Background: Dental caries remains a major public health concern. Dental endodontics (root canal) therapy involves extirpating the dental pulp and replacing with inert materials. For severe tooth decay, it is the only available treatment; however, it fails to restore the biological functions and vitality of the dental tissues and may ultimately leads to tooth loss. To overcome these shortcomings, dental pulp stem cells (DPSCs) are being investigated as a novel prospective approach to regenerate the dental tissue. In this study, we isolated and purified DPSCs and characterized the purified cells. Objectives: The aims of this study were as follows: (i) to rapidly extirpate dental pulp tissues from human third molar teeth under sterile conditions; (ii) to isolate, characterize, and purify a heterogeneous population of DPSCs using mesenchymal stem cell markers; (iii) to determine the ability of DPSCs to differentiate down an odontoblastic lineage. Design: DPSCs were mechanically and chemically isolated from human impacted third molar teeth. Cells were expanded, passaged, and a heterogeneous population of DPSCs isolated using a cloning cylinder. DPSCs were characterized and purified by flow cytometry using the mesenchymal stem cell markers, STRO-1, CD44, and CD146. DPSCs were induced under two different odontogenic conditions comprising different concentrations of beta-glycerophosphate, and dexamethasone. DPSCs were analysed for morphology, proliferation potential, collagen formation, mineralization characteristics, and expression of the dentin-specific markers dentin sialophosphoprotein (DSPP) and dentin matrix protein 1 (DMP-1), using immunohistochemistry. Results: DPSCs were positive for the mesenchymal stem cell markers STRO-1, CD44, and CD146, although two populations of cells showed different levels of STRO-1 expression. Differentiated DPSCs (dDPSCs) demonstrated a significant increase in alkaline phosphatase concentration between days 14 and 21, while a similar increase in collagen deposition, mineralization, and calcification was also observed on day 28. The proliferation rate of dDPSCs decreased with time. Odontoblast characteristics of dDPSCs were observed, with increased expression of the dentin-specific markers DSPP and DMP-1. Conclusions: This investigation demonstrated successful isolation of DPSCs and differentiation of DPSCs down an odontoblastic lineage, indicating that DPSCs represent a promising approval for the regeneration of lost dental tissues.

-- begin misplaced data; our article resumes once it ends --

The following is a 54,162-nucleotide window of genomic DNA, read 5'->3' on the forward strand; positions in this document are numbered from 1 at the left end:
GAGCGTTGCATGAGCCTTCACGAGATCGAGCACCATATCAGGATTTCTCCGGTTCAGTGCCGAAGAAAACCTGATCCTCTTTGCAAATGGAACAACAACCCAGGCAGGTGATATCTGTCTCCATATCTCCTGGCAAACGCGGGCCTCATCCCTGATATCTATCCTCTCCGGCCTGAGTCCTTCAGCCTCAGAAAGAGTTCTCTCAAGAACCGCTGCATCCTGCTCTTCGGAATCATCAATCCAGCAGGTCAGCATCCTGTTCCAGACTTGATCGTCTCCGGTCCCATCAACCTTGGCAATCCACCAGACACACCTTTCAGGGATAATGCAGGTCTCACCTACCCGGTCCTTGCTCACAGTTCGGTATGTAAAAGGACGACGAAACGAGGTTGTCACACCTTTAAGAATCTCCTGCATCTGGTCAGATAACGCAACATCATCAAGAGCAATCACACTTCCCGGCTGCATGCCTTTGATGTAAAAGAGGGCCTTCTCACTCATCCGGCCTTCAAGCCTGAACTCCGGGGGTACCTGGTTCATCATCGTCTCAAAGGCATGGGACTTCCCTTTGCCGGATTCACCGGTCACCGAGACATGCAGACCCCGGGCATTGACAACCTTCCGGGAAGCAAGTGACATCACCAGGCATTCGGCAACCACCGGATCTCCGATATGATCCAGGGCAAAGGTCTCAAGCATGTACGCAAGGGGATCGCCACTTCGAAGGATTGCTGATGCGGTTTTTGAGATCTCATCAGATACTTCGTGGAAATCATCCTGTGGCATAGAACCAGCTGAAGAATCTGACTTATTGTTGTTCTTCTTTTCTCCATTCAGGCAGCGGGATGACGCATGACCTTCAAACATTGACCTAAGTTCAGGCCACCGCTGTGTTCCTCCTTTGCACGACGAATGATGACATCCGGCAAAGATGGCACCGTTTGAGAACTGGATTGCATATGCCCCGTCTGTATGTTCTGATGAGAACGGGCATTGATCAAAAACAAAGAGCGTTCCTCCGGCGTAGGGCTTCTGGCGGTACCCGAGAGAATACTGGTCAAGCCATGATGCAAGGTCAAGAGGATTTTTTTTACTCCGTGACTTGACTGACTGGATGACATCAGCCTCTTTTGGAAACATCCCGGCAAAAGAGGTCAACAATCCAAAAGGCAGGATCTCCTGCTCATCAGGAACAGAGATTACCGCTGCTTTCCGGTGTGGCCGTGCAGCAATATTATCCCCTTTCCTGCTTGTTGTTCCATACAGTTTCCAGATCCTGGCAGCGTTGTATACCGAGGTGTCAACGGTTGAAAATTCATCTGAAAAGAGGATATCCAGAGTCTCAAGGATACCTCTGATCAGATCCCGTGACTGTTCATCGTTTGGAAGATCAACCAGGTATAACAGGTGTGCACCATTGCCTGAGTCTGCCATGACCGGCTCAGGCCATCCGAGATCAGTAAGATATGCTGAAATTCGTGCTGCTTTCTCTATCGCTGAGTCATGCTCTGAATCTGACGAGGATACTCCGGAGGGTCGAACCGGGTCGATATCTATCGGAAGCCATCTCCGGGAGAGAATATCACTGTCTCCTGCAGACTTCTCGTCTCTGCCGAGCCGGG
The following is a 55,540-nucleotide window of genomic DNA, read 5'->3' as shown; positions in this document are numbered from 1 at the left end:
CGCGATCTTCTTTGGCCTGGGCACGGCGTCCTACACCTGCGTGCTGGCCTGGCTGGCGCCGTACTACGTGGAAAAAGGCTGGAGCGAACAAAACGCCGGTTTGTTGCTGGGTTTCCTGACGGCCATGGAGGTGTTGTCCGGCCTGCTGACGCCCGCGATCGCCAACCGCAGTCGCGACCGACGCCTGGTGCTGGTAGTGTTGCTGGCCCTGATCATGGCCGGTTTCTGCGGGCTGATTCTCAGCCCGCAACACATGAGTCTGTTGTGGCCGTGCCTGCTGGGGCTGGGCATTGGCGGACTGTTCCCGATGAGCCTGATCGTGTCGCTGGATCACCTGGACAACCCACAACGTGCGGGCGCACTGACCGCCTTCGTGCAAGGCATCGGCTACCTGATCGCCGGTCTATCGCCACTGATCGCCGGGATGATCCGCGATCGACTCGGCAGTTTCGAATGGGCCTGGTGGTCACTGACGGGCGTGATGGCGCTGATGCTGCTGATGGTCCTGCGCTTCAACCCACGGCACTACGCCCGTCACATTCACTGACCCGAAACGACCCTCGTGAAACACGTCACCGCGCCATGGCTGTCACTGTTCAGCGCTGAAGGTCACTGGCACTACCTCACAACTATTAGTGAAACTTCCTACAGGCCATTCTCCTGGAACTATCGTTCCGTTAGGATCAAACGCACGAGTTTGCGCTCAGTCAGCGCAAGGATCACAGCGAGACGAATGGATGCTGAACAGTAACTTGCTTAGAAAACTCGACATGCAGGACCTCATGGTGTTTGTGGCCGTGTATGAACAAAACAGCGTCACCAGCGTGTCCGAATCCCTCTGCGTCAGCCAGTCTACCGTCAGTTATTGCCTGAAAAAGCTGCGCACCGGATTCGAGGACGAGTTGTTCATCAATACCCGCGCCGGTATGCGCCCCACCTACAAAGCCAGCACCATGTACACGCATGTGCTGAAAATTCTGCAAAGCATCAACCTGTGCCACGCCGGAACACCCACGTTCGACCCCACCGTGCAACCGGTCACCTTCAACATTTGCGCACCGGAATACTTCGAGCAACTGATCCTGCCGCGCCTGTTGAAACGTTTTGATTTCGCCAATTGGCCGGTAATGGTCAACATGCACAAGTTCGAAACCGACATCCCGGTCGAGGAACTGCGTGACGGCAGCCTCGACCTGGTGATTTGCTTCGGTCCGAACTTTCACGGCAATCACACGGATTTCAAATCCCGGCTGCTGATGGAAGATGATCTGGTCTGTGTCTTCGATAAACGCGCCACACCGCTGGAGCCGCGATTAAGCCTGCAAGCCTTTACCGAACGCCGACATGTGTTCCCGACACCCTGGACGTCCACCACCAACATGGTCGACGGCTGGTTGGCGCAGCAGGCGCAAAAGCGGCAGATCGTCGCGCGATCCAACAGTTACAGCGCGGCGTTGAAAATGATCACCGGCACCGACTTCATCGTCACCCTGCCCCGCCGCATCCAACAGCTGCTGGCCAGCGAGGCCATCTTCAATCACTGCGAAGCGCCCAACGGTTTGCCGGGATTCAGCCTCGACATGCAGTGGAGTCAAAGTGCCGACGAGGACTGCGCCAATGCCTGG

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  • Epigenetics and Expression of SFRP1 and PPARG and Epigenetic Effects of Glucocorticoids in B-cell Acute Lymphoblastic Leukaemia

    Foster, Timothy John (2014)

    Undergraduate thesis
    University of Otago

    B-cell Acute Lymphoblastic Leukaemia (B-ALL), a cancer of immature B-lymphocytes, is the most common cancer in childhood. This cancer is characterised by widespread abnormalities of DNA methylation, when compared with non-cancerous blood cells. DNA methylation is a chemical modification of the cytosine residues of DNA, and only cytosine residues immediately followed by guanine residues (so called CpG sequences or sites) undergo methylation. Methylation of CpG sites in gene promoter regions leads to non-expression of the methylated gene. DNA methylation abnormalities in cancers (such as B-ALL) have received significant attention over recent years, and have been shown to have significant biological effects in tumour cells, due to abnormal expression of the aberrantly methylated genes. This project aimed to show that the putative tumour suppressor genes, SFRP1 and PPARG, showed increased DNA methylation in B-ALL cells, when compared with normal blood cells and that this was associated with reduced expression of these genes in B-ALL. The methylation of the gene promoters was determined by bisulphite sequencing and gene expression by qRT-PCR. The results showed that PPARG and SFRP1 both show increased methylation in the gene promoter regions of B-ALL cells, when compared with normal blood cells. SFRP1 has previously been shown to show reduced expression in B-ALL and the qRT-PCR results showed that the PPARγ-1 transcript from the PPARG gene showed reduced expression in B-ALL cells, when compared with B-cells from normal blood as well as normal whole blood. Overall, it was concluded, on the basis of these results and others’, that SFRP1 and PPARG show reduced expression compared with normal blood cells, due to promoter methylation in B-ALL. It has also been suggested in the literature that glucocorticoid drugs (analogues to the steroid hormone cortisol) can alter the methylation of CpG sites in individual genes (in non B-ALL cells). This is of interest in the context of B-ALL, as glucocorticoids are well known to be strong anti-leukaemia agents and are used in B-ALL treatment. Glucocorticoids are also known to affect the expression of many genes, an effect that is compatible with changing the DNA methylation of cells. Therefore, this project also aimed to show that the glucocorticoid dexamethasone could induce changes in DNA methylation in many genes within the genomes of B-ALL cells. Multi-gene methylation was measured using the, relatively new, RRBS technique with the NALM-6 human B-ALL cell-line with or without exposure to dexamethasone acting as my model of B-ALL. The results showed a number of methylation changes throughout the genome, with some particularly strong methylation changes observed in the promoter regions of the genes SPINT2, GATA3, IRX5, SOX13, GATM, PDGFA and DOCK10; genes implicated in cancer or in steroid-sensitive metabolism (such as energy metabolism). These results suggest that steroids do indeed alter the DNA methylation of B-ALL cells, which, if these results are replicated, is a novel mode of action of glucocorticoids in B-ALL treatment.